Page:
There were so many important performances and moments in this one game that there isn’t time to recap them all (and there are plenty of other places to get that coverage), but the thing that impressed me the most about last night was the players resilience and belief. It sounds cheesy, but every time the Red Sox got in a jam, or a pitcher gave up a run, the players seemed to rally behind each other and believe in each other. They limited damage and extended the lead when the Yankees put pressure on, which is something they struggled with most of September.

The best example of limiting damage and playing together was in the 6th inning right after Eovaldi was replaced by Ryan Brasier and Giancarlo Stanton crushed his 2nd ball off the monster in the game (despite what John Sterling thinks, they both went OFF the monster, not OVER). Alex Verdugo misplayed the carom angle (which to be fair is a near impossible read), but Kike Hernandez was there to back him up, got the ball quickly in to Bogaerts and X-man threw an absolutely perfectly placed laser to home where Kevin Plawecki beautifully tagged Aaron Judge to cut down the run.

If that play doesn’t happen, then the score is 3-2 with a runner in scoring position and just 1 out. Momentum, if not the lead, would likely have shifted to the New York dugout and the intensity, and pressure, would have risen. The Red Sox needed everyone to be alert and play their positions in perfect harmony and when they did that, they finally succeeded in the elusive area of defensive fundamentals. I’ve been harping on their lack of defensive consistency all year and the numbers show they are one of the worst defensive teams in baseball and frankly, I don’t fully understand why. They have some weaker spots on the field but for the most part, they have talented players who should be at least average at their positions. All can be forgiven if they turn the page in the postseason and play clean, smart baseball.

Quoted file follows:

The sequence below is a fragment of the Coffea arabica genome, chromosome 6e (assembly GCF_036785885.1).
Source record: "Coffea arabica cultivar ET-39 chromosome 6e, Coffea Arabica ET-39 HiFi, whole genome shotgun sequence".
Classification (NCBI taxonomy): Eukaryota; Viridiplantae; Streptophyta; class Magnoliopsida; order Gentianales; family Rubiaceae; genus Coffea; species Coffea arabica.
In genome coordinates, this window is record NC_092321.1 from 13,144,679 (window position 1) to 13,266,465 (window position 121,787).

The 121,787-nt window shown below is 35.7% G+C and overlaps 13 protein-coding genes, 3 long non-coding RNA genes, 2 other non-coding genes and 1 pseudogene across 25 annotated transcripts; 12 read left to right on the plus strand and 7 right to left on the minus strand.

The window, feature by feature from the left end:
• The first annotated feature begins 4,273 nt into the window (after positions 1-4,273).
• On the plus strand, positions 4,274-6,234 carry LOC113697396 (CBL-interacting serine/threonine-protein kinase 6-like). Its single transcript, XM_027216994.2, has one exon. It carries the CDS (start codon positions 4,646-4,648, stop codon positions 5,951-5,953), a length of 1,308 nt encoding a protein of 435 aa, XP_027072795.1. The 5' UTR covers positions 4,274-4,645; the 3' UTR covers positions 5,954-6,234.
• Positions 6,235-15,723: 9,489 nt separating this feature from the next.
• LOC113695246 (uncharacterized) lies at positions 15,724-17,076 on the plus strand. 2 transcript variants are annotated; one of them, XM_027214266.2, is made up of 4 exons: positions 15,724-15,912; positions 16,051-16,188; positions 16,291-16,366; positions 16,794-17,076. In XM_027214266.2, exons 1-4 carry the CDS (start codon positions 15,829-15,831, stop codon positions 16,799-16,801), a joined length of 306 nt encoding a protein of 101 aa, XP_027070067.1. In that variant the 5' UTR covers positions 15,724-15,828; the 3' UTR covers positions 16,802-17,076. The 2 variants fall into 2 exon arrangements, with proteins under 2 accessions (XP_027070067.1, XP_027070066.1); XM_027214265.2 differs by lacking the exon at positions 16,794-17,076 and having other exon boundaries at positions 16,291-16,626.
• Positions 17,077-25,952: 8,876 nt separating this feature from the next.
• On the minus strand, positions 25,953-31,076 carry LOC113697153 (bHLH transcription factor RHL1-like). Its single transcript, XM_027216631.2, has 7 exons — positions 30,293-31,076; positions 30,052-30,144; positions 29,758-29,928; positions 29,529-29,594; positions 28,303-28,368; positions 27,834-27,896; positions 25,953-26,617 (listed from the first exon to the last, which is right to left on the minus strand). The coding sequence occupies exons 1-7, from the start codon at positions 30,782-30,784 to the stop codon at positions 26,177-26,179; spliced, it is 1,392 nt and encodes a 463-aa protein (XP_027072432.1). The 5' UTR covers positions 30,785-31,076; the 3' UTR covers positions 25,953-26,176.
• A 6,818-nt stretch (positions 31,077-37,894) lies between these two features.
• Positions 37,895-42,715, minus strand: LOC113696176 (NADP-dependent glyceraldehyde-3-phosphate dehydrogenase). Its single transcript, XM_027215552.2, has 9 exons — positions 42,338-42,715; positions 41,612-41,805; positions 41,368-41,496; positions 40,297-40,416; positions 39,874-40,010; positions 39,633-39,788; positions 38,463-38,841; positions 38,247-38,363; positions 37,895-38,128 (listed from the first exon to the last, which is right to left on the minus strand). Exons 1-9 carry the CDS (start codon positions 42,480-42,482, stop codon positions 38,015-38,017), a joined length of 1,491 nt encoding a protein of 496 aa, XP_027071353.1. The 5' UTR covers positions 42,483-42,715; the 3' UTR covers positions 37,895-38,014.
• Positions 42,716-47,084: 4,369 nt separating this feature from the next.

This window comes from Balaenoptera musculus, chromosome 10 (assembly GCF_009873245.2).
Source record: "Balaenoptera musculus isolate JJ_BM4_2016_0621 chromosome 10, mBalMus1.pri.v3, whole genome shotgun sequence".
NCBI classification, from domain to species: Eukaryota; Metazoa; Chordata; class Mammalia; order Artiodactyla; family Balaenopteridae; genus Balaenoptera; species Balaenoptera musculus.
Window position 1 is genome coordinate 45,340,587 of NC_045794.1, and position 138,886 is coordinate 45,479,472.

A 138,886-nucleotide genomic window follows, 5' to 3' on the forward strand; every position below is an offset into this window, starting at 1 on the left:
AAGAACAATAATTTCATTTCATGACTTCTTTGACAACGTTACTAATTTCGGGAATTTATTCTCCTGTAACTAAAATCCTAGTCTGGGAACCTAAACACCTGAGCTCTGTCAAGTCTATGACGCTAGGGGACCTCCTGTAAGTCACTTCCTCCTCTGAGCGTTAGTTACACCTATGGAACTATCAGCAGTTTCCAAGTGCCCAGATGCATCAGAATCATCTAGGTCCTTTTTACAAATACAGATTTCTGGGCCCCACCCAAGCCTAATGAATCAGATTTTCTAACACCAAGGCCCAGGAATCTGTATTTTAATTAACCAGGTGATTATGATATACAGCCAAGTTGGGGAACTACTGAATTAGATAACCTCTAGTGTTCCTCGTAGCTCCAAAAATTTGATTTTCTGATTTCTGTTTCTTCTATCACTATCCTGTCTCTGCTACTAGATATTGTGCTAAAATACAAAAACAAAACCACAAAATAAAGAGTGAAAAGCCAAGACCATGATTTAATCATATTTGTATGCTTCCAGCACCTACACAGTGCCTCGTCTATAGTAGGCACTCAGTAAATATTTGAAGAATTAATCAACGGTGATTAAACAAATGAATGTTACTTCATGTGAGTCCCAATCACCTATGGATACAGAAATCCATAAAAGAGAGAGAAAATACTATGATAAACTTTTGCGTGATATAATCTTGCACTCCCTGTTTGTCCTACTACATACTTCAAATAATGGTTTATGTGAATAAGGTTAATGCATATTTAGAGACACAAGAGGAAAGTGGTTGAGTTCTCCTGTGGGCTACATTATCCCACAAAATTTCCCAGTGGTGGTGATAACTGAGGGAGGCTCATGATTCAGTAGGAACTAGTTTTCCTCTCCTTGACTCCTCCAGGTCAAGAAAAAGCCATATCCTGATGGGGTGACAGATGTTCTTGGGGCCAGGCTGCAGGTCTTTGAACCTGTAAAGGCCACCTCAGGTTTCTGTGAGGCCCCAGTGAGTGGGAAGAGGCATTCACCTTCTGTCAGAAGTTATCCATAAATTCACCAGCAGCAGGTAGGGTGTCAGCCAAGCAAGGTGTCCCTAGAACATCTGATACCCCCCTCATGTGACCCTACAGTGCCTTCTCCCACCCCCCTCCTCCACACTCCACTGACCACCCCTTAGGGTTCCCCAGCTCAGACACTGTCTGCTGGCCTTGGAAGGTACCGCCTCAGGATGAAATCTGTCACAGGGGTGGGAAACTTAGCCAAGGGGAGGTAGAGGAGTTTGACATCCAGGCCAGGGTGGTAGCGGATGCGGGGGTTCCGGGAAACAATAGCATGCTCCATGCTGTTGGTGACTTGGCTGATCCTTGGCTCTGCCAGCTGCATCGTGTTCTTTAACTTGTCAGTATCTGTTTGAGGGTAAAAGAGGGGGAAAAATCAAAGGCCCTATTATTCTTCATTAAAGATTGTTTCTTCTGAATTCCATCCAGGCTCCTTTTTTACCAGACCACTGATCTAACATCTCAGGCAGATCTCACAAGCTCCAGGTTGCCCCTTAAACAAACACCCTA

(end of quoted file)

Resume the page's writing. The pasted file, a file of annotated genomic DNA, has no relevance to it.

If the Red Sox are confident and can consistently hit, pitch pretty well, and play solid defense, they have the talent to make a deep run in the playoffs, but those are big ifs. They passed their first test on Tuesday, now they have an even bigger test upcoming with the 100 win Tampa Bay Rays.

And hey, if you’re a Yankees fan, don’t get too sad because there is still something to look forward to. On Valentines Day, February 14th 2022, pitchers and catchers report.

A Wild Finish Sets Up a Rivalry Grudge Match

Everyone take a breath. No really, it’s ok the breathe now. That was one of the wildest final few days of the regular season I’ve ever seen in the MLB and the every-team-starts-at-3pm-on-the-final-day-of-the-season was intense and absolutely amazing. Going into game 162 there were a half-dozen scenarios involving the 4 teams fighting for the 2 AL Wild Card spots, including a potential for a 4-way tie. As the games began, all Red Sox needed to host the AL Wild Card game was a W, but the anxiety increased for Red Sox fans pretty quickly.

With the 4 games that impacted the AL Wild Card all happening simultaneously, there was no time to sit back and relax. I was watching the Red Sox at Nationals and checking in on Rays at Yankees, Orioles at Blue Jays, and Angels at Mariners. Thankfully, for my sanity not for the wild card race, the Blue Jays jumped all over the Orioles early making that a game I didn’t have to keep checking. As time ticks on, the Rays and Yankees are still scoreless and Chris Sale is, well, not Chris Sale-ing, my anxiety level rose. Once Sale walked in a run and was pulled in the 3rd inning, doom and gloom began to overtake me. The Red Sox were guaranteed a game 163, but no one wanted it to be a tie-breaker game.